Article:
Term 3. Ugh.

14th July 2016
The Staff Room

Ugh – I can hear you groaning.  The thought of going back to school can give you a physical pain.

My advice is to be gentle with yourself.  Especially in the first few weeks.  Try to get home early, try to carve out a little more space for YOU.  Don’t let the beast grab you by the throat (until at least week 3).

And if you feel a little edgy about relaxing your way into the term, if you’re one of those people who feels like you should be doing something, well here’s something relaxing you can be doing.  If you didn’t catch the ABC’s four part series called Revolution School, you really must watch it.  It made me think about lots of things and I’ve got a heap of questions resulting from my viewing.

  1. If academics (Hattie, Snowball, Rogers) mentoring teachers could have such a great effect on a school why don’t we do more of this?
  2. When did Kambrya teachers do the work related to Teacher Standards and if standards are so important, why wasn’t this featured more in the series?
  3. Were there any renegade staff who weren’t on board with the changes implemented and opposed the trajectory the College was travelling along?
  4. What would this series look like if it was in a Primary School setting?
  5. What things did the school ‘ditch’ in order to adopt new programs such as the Positive Psychology Wellbeing Program?

I think that even just watching, thinking about and reflecting on programs like this adds something to ourselves as teachers.  We do so much of our work in isolation – despite the fact that we’re meant to be shifting to team teaching and collective learning experiences and all that good stuff.  I know I still feel very much alone in my work as a teacher.  Being able to look at others teaching and then potentially discuss it with others is a rich and productive experience for me.

I can also say the same for my beloved series Offspring.  I recommend this for the sheer ridiculous hilarity, great fashion and convoluted plot lines.  If you need your mind to be taken OFF teaching – then that’s the show for you.

Happy Term 3, soldiers.  See you on the front line.

3 responses to “Term 3. Ugh.”

  1. Caroline says:

    Dear Gabbie,
    I’ve just listened to the podcast on ‘Conversations’ RN. I cried for you and for all the teachers who are struggling to really teach. I’m 72 now and have had a wealth of teaching experience in a multitude of situations and can absolutely identify with your every word and every frustration. I, too, was born a teacher. And, as you say, once a teacher, always a teacher.
    I feel you’re right when you say, for the moment, you can give teachers a voice. They need one; an agency that’s both passionate and authentic. And, as you clean those rooms (and remember Elizabeth Jolley did a lot of her writing/thinking when cleaning), I’m sure you’ll get an eagle view of the system in a way you couldn’t if you stayed with in it.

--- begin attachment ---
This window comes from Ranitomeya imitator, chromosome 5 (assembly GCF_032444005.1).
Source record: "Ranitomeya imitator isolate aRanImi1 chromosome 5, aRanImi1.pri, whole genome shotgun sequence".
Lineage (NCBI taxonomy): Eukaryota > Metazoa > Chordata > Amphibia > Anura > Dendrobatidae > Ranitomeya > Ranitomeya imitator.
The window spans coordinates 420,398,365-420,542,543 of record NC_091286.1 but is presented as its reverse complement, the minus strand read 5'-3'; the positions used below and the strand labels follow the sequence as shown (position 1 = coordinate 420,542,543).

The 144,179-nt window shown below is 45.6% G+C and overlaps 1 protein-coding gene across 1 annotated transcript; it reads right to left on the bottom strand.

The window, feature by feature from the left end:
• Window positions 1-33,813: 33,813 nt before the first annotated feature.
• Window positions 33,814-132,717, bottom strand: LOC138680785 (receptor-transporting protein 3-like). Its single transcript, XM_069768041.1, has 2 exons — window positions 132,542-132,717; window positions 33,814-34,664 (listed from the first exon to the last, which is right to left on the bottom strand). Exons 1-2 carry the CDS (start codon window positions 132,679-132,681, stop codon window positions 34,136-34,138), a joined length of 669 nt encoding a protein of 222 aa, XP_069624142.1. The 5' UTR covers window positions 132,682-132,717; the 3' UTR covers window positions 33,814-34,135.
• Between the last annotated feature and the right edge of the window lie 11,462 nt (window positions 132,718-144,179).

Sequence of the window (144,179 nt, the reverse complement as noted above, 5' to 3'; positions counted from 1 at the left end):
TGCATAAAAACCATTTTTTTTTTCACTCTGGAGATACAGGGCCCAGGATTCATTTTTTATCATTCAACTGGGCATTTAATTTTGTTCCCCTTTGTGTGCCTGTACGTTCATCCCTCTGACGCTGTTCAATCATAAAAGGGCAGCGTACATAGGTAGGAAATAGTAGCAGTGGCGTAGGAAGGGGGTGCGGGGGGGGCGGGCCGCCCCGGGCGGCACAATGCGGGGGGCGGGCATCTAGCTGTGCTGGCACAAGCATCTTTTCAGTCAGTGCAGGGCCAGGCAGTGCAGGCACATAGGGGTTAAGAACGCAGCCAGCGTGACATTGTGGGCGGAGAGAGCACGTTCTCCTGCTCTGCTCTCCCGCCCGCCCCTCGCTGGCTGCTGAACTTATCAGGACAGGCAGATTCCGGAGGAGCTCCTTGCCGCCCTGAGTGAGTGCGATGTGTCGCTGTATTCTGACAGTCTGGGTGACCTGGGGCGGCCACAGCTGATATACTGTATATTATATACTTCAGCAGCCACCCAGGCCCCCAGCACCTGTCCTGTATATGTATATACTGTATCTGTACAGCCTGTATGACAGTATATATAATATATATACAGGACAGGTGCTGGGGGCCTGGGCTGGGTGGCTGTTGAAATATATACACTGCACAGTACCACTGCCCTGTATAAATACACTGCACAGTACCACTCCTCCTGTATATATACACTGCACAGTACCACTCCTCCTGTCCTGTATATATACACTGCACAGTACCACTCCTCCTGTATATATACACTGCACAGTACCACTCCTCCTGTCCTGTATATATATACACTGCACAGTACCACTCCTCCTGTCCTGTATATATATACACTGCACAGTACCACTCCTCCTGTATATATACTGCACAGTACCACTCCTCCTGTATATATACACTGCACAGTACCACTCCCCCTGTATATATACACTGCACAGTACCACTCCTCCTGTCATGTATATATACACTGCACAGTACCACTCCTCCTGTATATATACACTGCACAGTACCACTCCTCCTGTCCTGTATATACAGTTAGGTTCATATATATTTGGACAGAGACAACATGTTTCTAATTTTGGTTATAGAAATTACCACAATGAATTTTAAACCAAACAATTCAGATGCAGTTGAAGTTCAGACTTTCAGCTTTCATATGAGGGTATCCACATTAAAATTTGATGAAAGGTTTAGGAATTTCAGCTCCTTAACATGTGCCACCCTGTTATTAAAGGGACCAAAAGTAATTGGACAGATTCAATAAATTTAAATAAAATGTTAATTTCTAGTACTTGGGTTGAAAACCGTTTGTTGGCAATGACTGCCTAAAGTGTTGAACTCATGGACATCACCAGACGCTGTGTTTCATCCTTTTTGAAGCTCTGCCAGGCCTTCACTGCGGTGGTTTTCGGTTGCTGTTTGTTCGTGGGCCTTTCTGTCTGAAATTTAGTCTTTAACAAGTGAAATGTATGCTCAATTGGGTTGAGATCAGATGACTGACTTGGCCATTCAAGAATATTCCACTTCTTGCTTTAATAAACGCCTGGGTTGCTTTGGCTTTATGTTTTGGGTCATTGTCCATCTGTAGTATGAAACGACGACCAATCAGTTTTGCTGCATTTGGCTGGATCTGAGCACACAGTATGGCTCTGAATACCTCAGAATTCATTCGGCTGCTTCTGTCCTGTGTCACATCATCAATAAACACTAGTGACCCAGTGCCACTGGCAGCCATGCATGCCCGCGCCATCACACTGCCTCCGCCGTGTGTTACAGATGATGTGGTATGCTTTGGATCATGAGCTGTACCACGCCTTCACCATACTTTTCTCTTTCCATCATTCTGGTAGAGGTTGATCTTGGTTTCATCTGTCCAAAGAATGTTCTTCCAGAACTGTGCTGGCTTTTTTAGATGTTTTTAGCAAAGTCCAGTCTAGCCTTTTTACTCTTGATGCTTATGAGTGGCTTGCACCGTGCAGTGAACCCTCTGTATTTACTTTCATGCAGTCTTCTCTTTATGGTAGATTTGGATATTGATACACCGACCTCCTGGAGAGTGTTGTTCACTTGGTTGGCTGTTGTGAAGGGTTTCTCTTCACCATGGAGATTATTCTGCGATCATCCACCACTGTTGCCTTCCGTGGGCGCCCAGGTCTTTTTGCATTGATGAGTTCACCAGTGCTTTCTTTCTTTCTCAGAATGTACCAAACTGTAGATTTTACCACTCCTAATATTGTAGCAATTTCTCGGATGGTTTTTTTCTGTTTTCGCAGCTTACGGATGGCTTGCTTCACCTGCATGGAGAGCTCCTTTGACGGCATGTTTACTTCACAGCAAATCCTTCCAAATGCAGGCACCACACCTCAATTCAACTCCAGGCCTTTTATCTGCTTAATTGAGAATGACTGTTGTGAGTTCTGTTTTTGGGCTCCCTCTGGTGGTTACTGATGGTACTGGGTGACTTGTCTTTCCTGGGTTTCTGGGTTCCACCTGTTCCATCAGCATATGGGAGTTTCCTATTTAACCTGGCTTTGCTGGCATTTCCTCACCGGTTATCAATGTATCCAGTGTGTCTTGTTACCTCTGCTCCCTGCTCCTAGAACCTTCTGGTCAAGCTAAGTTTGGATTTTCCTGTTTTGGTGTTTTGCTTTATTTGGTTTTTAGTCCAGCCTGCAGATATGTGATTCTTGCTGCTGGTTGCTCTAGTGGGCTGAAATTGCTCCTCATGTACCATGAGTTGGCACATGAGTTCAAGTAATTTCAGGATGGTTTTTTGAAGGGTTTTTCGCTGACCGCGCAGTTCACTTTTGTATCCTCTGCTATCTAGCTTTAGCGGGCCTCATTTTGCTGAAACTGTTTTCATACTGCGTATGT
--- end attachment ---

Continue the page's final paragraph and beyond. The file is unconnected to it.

All strength to you.
    (Caroline) Anne 🙂

  2. Michelle says:

    I love what you are doing for us teachers Gabbie, THANK YOU!
    Your conversation with Richard Fidler a little while back was so reassuring and what I really needed to hear from a fellow teacher who understood my profession . I had just be diagnosed by my doctor with ‘burn out’. Something I didn’t realise existed and something I’m sure couldn’t happen to my capable self!!
    It is happening so much more than what the general public are aware of.
    You are doing a great job and I hope you can keep doing it x

  3. Clare King says:

    We have adopted John Hattie & SOLO in a Primary School setting in a Mt Waverley school in Melbourne. I find I am again doing more documentation. Lengthy, 5 page documents for SOLO Writing sequences, SOLO Maths sequences & the school is proposing we do it collaboratively in our Level teams for all learning areas. We make posters of the Learning Intention & Success Criteria for each lesson. I watch my Grade 2 students disengage from the outset. I have very little time to prepare my actual lessons or come up with fun & innovative ways to inspire students learning. Coming from a Melbourne University ARTS background, I find it difficult to digest all of what Hattie suggests. In fact, if you go on his WIKI page there is a link to an article from a notable educational journal deeply criticising his data analysis and that it is completely statistically flawed. His work wouldn’t of been published in the medical or scientific domains.
    I will be going back to Casual Relief Teaching next year and continue on with my 10 year Tutoring business. I got roped into teaching this gorgeous year 2 class for nearly 3 terms because the students and parents fell in love with my passion for teaching. But as the weeks ticked by my passion got less and less and I was buried under a pile of documents, data, collecting data, evaluating data, documenting everything that I did. I actually left the teaching profession in 2008 after 2 years full-time in the classroom. But it has got so much worse from when I left! Tutoring and CRT work enables me to do what I love…teach the kids without all the other stuff. It is my way of coping. I regularly write to politicians and education ministers but I always get them same generic type reply…we are doing everything we can. So frustrating. I hope you can change the system Gabby, that your voice is being heard. I will keep on persisting and making a noice too! You are so inspirational, Clare

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